Giving Yuni Credit for a Save

Giving Yuni Credit for a Save


Giving Yuni Credit for a Save


Sometimes, good defense can be the difference between a win and a loss. We saw it for much of last season, and we’ve seen it a few times already this season. It’s not always the obvious mishaps that can cost a team a game — sometimes it’s as simple as a slow roller finding a hole up the middle, allowing a runner to go first to third and extending a rally, or a couple balls dropping just in front of an outfielder that took a poor route.

And just like bad defense can cost a team games, good defense can secure a close win. We saw that on Monday night.

You’ll see the video of the Yuniesky BetancourtRickie Weeks double play for awhile, and for as miraculous as it was, it’s hard to understate just how important that was to the Brewers ultimately coming out on top. The first two runners of the 8th inning had reached for San Diego, and if that ball scoots past Yuni up the middle, not only does Chris Denorfia score, but Will Venable also likely goes first-to-third, and the Padres again have guys on the corners with nobody out.

Following the Venable single, FanGraphs had the Brewers’ odds of winning at 64.4%, down from 85.7% to start the inning. Following the double play, their win expectancy jumped over 19%. That’s what you call a huge, momentum-changing play.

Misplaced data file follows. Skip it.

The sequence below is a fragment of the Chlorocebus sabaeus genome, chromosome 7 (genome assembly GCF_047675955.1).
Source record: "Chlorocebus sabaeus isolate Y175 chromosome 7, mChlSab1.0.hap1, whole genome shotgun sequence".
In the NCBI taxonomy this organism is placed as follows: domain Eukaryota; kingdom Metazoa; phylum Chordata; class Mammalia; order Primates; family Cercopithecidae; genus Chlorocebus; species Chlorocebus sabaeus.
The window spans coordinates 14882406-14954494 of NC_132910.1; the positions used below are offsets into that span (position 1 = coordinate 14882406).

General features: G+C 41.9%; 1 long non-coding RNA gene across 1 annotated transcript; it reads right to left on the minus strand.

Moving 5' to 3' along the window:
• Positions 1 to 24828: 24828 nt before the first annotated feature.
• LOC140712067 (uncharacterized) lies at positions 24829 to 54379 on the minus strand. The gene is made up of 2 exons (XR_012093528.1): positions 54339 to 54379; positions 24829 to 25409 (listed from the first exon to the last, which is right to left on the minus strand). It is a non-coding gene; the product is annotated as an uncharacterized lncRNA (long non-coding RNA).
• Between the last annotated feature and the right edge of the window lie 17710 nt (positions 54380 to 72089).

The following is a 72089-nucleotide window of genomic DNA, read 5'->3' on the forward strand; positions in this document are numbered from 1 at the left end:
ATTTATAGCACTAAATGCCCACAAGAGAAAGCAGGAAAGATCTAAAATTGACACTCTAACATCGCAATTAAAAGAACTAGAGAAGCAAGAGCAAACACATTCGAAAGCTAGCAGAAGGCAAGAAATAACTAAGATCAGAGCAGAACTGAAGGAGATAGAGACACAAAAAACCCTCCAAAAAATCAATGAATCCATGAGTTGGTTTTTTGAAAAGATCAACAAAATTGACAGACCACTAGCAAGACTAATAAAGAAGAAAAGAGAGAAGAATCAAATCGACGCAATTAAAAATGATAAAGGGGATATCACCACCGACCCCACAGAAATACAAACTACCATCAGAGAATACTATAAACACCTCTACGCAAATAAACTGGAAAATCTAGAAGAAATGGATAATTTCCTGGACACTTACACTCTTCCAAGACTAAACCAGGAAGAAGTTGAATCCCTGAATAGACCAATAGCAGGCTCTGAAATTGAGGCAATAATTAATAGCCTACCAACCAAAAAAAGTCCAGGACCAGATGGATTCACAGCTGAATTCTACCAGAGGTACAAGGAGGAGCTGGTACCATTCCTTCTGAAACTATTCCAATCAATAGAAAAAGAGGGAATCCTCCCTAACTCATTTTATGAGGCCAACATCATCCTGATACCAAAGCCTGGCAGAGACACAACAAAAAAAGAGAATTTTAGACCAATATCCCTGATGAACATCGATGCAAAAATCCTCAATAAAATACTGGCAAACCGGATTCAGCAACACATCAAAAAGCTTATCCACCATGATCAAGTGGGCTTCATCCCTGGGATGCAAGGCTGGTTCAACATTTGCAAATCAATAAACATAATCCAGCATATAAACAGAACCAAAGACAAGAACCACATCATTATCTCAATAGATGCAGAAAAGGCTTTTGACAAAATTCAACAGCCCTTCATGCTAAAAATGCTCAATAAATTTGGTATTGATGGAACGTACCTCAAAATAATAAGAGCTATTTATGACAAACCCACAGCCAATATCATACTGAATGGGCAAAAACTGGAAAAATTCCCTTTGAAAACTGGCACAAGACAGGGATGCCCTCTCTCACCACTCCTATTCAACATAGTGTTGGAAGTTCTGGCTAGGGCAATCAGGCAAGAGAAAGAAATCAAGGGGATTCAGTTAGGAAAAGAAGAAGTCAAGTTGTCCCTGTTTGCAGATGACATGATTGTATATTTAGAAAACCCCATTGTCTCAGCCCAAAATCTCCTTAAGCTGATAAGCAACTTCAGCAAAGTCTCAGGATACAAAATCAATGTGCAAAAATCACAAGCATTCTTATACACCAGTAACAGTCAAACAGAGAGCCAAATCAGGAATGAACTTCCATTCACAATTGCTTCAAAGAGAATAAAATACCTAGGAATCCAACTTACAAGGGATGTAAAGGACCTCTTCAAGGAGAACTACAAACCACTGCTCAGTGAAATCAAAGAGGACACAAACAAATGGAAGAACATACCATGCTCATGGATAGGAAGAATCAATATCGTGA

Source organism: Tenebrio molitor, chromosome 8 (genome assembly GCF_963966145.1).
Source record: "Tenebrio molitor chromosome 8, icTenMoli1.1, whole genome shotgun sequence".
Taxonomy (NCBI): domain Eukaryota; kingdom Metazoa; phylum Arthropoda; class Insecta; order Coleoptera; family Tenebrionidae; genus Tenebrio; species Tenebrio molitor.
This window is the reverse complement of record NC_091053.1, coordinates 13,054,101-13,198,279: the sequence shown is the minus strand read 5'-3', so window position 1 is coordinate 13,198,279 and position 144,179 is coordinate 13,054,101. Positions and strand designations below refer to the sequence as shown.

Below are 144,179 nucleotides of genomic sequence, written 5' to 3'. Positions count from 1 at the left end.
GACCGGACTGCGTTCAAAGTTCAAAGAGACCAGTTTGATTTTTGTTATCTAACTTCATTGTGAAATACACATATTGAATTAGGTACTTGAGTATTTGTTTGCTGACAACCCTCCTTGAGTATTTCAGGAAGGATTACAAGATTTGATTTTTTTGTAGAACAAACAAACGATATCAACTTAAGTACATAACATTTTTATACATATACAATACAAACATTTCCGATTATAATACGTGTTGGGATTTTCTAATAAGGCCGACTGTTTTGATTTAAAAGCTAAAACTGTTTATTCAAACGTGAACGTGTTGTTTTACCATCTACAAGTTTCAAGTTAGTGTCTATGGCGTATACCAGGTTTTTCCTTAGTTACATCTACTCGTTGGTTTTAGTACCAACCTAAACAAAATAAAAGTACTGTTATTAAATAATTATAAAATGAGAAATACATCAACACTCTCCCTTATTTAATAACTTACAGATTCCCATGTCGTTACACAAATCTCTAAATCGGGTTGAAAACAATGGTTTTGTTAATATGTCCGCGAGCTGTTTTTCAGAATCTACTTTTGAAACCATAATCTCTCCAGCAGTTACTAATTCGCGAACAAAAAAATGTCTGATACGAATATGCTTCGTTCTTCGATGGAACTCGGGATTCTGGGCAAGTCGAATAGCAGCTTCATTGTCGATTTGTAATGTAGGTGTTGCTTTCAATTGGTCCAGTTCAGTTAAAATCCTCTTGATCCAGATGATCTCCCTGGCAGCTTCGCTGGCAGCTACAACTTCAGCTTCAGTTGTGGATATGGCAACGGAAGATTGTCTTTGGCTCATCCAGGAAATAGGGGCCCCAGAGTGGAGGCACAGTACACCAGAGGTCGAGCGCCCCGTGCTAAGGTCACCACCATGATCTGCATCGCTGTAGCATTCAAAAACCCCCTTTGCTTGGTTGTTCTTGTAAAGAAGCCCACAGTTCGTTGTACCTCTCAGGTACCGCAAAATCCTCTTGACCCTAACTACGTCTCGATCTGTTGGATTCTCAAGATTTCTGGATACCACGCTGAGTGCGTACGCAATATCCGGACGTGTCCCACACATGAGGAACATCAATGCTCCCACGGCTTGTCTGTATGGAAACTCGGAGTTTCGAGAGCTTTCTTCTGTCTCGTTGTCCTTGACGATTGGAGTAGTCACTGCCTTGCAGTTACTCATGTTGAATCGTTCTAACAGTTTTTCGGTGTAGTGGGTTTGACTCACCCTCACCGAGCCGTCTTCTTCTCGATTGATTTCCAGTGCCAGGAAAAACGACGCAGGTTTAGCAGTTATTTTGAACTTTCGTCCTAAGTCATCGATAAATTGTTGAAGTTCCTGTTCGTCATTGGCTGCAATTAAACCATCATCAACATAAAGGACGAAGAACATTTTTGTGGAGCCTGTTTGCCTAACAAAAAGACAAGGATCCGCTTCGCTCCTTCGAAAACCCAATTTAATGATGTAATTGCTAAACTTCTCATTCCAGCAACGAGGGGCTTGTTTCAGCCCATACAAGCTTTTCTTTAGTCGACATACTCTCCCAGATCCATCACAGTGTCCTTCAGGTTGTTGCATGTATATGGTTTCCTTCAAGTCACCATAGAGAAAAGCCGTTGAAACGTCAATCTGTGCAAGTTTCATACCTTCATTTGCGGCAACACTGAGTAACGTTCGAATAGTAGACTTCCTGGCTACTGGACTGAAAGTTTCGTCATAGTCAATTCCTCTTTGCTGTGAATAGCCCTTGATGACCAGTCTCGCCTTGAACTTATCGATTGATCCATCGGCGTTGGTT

I’ve been as hard on Yuni as anybody, but it’s only fair to give him credit for a great play. We’ve all harped on his defense, but over the years, turning double plays has been one area of defense where he’s been consistently above average — he’s 3.3 runs above average in Double Play Runs over the course of his career, but that’s a number skewed by the terrible year he had last year, when he was -3.5 in DPR. So far this year, he’s been 0.8 runs above average.

Yuni has (and likely always will) struggle with range. He’s 3 runs below average in that area already this year, and it will always drag his UZR numbers down. But credit him for finding ways to turn double plays, and credit Ron Roenicke for putting on the shifts that do a good job of hiding the lack of range across the infield. Tonight, it paid off in a big way.

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